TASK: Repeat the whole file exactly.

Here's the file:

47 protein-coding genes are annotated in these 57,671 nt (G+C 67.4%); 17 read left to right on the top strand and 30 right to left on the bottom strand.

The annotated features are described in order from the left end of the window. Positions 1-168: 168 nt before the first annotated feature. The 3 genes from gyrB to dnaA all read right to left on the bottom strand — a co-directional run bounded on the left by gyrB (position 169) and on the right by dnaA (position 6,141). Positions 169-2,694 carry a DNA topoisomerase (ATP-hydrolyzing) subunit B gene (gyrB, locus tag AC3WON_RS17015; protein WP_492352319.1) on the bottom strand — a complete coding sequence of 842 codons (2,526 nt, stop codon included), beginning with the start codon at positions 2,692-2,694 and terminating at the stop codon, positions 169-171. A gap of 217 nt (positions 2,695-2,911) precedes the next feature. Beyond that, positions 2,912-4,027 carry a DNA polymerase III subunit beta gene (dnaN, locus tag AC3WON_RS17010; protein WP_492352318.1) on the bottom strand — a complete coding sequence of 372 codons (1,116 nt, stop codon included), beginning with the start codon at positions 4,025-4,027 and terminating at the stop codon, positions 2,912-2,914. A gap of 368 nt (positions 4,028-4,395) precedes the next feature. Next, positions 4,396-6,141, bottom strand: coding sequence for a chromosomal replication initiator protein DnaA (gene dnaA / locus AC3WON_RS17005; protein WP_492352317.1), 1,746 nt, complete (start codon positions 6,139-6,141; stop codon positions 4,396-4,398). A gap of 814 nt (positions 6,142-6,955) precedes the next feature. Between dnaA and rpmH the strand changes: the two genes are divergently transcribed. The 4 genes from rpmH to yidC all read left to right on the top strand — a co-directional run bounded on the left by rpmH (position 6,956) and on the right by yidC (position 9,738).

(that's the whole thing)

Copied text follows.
47 protein-coding genes are annotated in these 57,671 nt (G+C 67.4%); 17 read left to right on the top strand and 30 right to left on the bottom strand.

The annotated features are described in order from the left end of the window. Positions 1-168: 168 nt before the first annotated feature. The 3 genes from gyrB to dnaA all read right to left on the bottom strand — a co-directional run bounded on the left by gyrB (position 169) and on the right by dnaA (position 6,141). Positions 169-2,694 carry a DNA topoisomerase (ATP-hydrolyzing) subunit B gene (gyrB, locus tag AC3WON_RS17015; protein WP_492352319.1) on the bottom strand — a complete coding sequence of 842 codons (2,526 nt, stop codon included), beginning with the start codon at positions 2,692-2,694 and terminating at the stop codon, positions 169-171. A gap of 217 nt (positions 2,695-2,911) precedes the next feature. Beyond that, positions 2,912-4,027 carry a DNA polymerase III subunit beta gene (dnaN, locus tag AC3WON_RS17010; protein WP_492352318.1) on the bottom strand — a complete coding sequence of 372 codons (1,116 nt, stop codon included), beginning with the start codon at positions 4,025-4,027 and terminating at the stop codon, positions 2,912-2,914. A gap of 368 nt (positions 4,028-4,395) precedes the next feature. Next, positions 4,396-6,141, bottom strand: coding sequence for a chromosomal replication initiator protein DnaA (gene dnaA / locus AC3WON_RS17005; protein WP_492352317.1), 1,746 nt, complete (start codon positions 6,139-6,141; stop codon positions 4,396-4,398). A gap of 814 nt (positions 6,142-6,955) precedes the next feature. Between dnaA and rpmH the strand changes: the two genes are divergently transcribed. The 4 genes from rpmH to yidC all read left to right on the top strand — a co-directional run bounded on the left by rpmH (position 6,956) and on the right by yidC (position 9,738).